Red-tailed Hawks

Published 4:15 pm Monday, November 8, 2010

The largest and most obvious species throughout the year in Western North Carolina is the large, brown and white Red-tailed Hawk, which prefers to hunt along the roadsides where the vegetation is short. With its extremely keen eyesight it scans the ground for prey and its preferred food throughout the year is predominantly rodents, with insects, reptiles and birds making up the rest.

The Red-tailed Hawk is with us throughout the year, but during the winter months its numbers are augmented by many visitors from further north. Red-tails are large, bulky raptors with dirty white underparts and brown upperparts. Adults sport brick red tails, whilst the young birds have brown barred tails. These generically shaped large birds of prey are common throughout our area and their upright shapes are frequently seen perched in roadside trees. But as in several birds of prey, Red-tailed Hawks come in a wide range of color phases.

The standard Red-tail is the one I have described above, but they can appear almost completely black, such as those from the western United States, or even with partially or totally white plumage. Most will show at least some rufous coloring in the tail, but this can be so pale as to be invisible.

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The Red-tailed Hawk is probably the most variable large raptor in the country and has been mistaken for every other species, including eagles. However, there are many other differences between these birds, such as body shape, flight pattern, habitat etc.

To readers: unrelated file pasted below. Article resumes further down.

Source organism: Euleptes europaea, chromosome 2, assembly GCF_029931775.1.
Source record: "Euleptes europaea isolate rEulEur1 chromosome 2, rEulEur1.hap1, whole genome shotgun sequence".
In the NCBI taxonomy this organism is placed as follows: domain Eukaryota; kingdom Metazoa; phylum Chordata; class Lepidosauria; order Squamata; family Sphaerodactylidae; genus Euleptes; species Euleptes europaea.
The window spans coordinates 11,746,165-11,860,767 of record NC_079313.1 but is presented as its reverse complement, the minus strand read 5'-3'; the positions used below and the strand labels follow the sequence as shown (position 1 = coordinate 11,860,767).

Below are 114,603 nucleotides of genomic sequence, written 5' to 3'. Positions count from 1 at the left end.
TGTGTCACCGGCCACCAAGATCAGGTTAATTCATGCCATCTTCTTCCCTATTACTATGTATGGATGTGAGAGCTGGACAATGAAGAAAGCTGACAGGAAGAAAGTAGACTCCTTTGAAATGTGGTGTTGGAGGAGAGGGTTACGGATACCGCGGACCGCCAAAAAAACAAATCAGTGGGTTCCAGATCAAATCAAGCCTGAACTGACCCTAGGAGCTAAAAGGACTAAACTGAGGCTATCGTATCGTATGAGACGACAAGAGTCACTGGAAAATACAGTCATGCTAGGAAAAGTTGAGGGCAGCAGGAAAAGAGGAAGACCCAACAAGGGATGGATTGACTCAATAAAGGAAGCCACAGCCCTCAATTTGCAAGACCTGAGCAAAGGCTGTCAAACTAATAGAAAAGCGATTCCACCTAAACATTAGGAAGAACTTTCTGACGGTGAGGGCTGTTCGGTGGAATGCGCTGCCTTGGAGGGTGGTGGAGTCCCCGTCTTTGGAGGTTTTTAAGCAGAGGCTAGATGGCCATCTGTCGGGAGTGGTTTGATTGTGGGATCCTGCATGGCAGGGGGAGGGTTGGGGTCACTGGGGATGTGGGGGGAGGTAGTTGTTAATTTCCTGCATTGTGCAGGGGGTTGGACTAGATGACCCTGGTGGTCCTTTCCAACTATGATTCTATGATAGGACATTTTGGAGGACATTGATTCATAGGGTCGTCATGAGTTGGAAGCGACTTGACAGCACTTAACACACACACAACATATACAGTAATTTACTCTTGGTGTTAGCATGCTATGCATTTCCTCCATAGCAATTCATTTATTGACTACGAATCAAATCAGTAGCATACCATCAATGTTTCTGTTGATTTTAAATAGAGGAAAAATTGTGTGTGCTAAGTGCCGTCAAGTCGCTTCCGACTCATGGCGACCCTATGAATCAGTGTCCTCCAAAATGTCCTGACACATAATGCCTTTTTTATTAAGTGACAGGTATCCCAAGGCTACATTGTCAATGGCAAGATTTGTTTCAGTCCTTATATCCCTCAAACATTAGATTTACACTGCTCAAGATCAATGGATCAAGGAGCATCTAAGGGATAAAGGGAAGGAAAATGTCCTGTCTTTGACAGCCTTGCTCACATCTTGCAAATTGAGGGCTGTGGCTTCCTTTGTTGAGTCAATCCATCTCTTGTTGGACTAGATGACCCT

Because Red-tails are such common birds, it is possible to watch and enjoy many of their behavioral habits. Display starts early in the spring and the birds make lazy circles in the sky, often seeming to fly as a single bird. Their preferred nest site offers views over the countryside. Here in the eastern United States, a tree is usually the chosen site, which can be used year after year if conditions are right. 2-3 eggs are laid and the chicks usually hatch after about 30 days. A month or so later, the chicks are learning to fend for themselves and it is during the fall when we get all of the immature Red-tailed Hawks without red tails. Identification can be a little complicated at this stage, but usually the size and shape of the young bird easily indicates a Red-tail.

Like all birds of prey, Red-tailed Hawks are a valuable part of the world around us, and do an excellent job keeping the local rodent population under control. They should not be harmed or disturbed at any time.

Simon Thompson has lived in WNC for the past 16 years. He owns and operates his own birding tour company, Ventures Birding Tours.

If you have birding questions, please drop Simon an e-mail at the above site.